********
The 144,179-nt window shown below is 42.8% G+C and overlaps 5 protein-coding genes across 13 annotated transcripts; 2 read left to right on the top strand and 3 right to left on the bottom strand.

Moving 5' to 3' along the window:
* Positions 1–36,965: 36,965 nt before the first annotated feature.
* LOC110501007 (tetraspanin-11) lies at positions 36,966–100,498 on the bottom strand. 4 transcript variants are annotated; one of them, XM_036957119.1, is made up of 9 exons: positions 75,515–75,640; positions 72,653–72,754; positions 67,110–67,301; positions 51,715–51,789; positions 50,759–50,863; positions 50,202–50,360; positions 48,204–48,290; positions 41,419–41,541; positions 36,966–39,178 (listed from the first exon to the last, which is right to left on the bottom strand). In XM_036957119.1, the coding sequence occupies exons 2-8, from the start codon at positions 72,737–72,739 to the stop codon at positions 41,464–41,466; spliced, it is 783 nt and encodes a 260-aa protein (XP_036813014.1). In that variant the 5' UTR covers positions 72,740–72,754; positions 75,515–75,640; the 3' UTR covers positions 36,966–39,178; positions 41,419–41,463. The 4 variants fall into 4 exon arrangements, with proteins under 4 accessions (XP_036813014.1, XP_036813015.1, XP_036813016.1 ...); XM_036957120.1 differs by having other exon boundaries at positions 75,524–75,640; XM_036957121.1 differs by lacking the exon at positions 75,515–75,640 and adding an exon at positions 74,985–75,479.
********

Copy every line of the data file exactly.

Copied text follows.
The 144,179-nt window shown below is 42.8% G+C and overlaps 5 protein-coding genes across 13 annotated transcripts; 2 read left to right on the top strand and 3 right to left on the bottom strand.

Moving 5' to 3' along the window:
* Positions 1–36,965: 36,965 nt before the first annotated feature.
* LOC110501007 (tetraspanin-11) lies at positions 36,966–100,498 on the bottom strand. 4 transcript variants are annotated; one of them, XM_036957119.1, is made up of 9 exons: positions 75,515–75,640; positions 72,653–72,754; positions 67,110–67,301; positions 51,715–51,789; positions 50,759–50,863; positions 50,202–50,360; positions 48,204–48,290; positions 41,419–41,541; positions 36,966–39,178 (listed from the first exon to the last, which is right to left on the bottom strand). In XM_036957119.1, the coding sequence occupies exons 2-8, from the start codon at positions 72,737–72,739 to the stop codon at positions 41,464–41,466; spliced, it is 783 nt and encodes a 260-aa protein (XP_036813014.1). In that variant the 5' UTR covers positions 72,740–72,754; positions 75,515–75,640; the 3' UTR covers positions 36,966–39,178; positions 41,419–41,463. The 4 variants fall into 4 exon arrangements, with proteins under 4 accessions (XP_036813014.1, XP_036813015.1, XP_036813016.1 ...); XM_036957120.1 differs by having other exon boundaries at positions 75,524–75,640; XM_036957121.1 differs by lacking the exon at positions 75,515–75,640 and adding an exon at positions 74,985–75,479.